It made no sense. And without the context, it made the boy seem like a bitter spiteful toxic creature, one who merely needed exposure to a woman before turning into a monster. That was definitely not what I was going for. Rewrite!

The second point my dear fifth reader made… why do we not hear what the girl is thinking as much? Now, there are parts where we get a glimpse into the girl’s inner monologue, but, those feel somewhat limited. There was an air of mystery I wanted to create, where her secrets are slowly discovered by the boy. But, it’s an odd case of expecting the reader to understand her progression through the story via the boy’s perspective. In my head it went a bit like – Boy sees girl in state A; Boy witnesses girl doing X; Boy sees girl in state B. And the reader was kinda meant to go “Oh, because X was happening, the girl ended up at B.” But, where is the richness of hearing the girl go through that process in her own words?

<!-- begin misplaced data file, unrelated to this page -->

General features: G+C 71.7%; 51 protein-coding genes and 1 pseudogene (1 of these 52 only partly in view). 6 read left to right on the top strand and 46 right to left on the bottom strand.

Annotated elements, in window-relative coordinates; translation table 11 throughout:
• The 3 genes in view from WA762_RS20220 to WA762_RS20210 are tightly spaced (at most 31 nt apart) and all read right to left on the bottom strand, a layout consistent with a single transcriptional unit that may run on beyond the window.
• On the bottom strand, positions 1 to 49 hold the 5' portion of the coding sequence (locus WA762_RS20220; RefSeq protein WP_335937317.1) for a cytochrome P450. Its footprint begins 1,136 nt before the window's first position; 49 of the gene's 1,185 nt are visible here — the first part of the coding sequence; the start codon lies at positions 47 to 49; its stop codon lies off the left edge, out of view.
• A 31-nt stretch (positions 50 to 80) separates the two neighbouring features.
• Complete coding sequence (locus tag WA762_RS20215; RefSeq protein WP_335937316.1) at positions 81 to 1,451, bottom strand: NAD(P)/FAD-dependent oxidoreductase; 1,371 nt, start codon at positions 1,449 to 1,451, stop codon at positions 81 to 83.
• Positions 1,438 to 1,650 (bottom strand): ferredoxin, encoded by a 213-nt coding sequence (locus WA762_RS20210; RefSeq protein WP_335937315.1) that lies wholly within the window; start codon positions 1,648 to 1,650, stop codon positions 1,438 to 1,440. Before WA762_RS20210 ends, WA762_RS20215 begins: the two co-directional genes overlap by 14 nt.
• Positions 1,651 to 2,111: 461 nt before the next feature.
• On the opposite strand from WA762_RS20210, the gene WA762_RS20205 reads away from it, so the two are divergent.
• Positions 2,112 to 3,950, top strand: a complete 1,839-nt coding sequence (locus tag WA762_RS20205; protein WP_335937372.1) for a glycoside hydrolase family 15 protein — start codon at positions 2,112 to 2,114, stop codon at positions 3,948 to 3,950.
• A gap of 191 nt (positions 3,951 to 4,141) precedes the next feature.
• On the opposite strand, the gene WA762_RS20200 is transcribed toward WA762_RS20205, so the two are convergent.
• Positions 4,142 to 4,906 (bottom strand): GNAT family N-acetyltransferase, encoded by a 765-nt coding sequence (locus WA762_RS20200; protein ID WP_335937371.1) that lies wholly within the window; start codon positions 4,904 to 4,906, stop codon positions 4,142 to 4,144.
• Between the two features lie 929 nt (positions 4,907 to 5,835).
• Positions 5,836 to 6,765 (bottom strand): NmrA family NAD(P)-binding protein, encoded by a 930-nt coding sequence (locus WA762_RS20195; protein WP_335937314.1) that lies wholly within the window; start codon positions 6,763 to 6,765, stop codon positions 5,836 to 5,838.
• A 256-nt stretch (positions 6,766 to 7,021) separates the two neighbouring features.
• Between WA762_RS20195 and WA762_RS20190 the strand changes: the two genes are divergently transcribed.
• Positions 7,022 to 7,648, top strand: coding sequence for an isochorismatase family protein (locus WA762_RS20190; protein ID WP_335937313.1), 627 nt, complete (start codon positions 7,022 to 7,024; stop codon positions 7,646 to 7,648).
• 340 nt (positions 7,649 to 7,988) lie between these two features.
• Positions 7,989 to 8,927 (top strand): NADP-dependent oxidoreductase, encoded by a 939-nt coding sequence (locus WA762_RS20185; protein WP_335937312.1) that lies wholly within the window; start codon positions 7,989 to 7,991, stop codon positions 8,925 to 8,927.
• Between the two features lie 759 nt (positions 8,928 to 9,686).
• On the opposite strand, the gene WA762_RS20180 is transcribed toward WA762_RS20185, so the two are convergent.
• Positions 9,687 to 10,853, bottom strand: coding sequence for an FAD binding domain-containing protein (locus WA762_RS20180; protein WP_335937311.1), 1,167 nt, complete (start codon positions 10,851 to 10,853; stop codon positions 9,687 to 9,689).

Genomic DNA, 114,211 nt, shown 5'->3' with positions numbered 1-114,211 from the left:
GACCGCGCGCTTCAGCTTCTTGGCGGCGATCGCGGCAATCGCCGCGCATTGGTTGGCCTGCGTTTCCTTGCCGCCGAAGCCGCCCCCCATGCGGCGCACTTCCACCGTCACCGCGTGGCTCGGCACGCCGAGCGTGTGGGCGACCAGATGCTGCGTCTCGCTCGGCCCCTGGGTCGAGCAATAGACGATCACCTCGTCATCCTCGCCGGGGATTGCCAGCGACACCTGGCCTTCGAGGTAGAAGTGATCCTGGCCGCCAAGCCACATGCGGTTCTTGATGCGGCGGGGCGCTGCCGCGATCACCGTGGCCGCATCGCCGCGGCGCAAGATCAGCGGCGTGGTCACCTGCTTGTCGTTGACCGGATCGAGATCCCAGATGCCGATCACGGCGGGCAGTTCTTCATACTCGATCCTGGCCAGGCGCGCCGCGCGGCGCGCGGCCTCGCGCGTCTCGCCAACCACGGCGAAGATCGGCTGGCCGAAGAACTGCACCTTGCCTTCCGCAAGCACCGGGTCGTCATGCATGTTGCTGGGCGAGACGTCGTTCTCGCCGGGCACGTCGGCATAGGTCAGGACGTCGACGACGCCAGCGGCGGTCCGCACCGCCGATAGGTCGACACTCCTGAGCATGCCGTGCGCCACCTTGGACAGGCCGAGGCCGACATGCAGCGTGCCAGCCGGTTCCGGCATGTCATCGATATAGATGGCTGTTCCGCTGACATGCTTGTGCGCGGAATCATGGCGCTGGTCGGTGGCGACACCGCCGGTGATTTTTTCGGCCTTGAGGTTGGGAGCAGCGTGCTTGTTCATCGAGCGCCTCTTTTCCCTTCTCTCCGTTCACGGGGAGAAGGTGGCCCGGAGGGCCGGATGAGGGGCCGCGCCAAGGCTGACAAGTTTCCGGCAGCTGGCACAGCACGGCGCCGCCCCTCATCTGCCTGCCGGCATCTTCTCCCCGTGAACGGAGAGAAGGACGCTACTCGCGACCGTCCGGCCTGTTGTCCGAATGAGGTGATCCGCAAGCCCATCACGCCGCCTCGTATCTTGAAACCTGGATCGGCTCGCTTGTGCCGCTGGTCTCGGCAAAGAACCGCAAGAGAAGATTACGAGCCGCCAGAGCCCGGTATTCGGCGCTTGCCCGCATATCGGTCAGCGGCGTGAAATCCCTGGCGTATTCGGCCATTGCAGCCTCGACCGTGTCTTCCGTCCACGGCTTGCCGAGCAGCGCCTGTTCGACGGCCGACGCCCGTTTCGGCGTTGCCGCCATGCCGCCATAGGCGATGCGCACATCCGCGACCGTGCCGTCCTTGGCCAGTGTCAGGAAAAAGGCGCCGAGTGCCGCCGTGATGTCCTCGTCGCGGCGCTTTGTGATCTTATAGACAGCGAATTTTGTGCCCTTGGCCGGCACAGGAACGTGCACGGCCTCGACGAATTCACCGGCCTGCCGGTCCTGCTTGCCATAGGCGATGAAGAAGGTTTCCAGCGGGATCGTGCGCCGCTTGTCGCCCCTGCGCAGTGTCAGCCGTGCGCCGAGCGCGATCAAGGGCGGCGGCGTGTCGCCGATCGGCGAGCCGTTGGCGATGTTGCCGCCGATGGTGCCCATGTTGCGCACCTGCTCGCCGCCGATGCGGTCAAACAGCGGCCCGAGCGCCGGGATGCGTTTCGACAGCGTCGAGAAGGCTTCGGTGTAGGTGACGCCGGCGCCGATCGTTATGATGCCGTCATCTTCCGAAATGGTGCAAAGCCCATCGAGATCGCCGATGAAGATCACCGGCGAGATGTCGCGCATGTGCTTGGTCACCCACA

The female protagonist is by far the stronger of the two. It’s not a case of a silent wall-flower character. Yet, I made the book lean very much on the side of the boy. And, that, well, that pretty much removes the ability for a lot of readers to relate.

And I think it’ll be more fun to give the lady an inner voice that the world can hear.

My takeaways from the fifth beta reader – I should go back and make it more fun. Because, I tend to be quite good at making things fun. I hope.

So there you have it, a rewrite prompted by a beta reader who was brave enough to be honest and critical just in the nick of time. I’ve no doubt that the book will be stronger because of it.

FrankBeta Readers are too valuable to ignore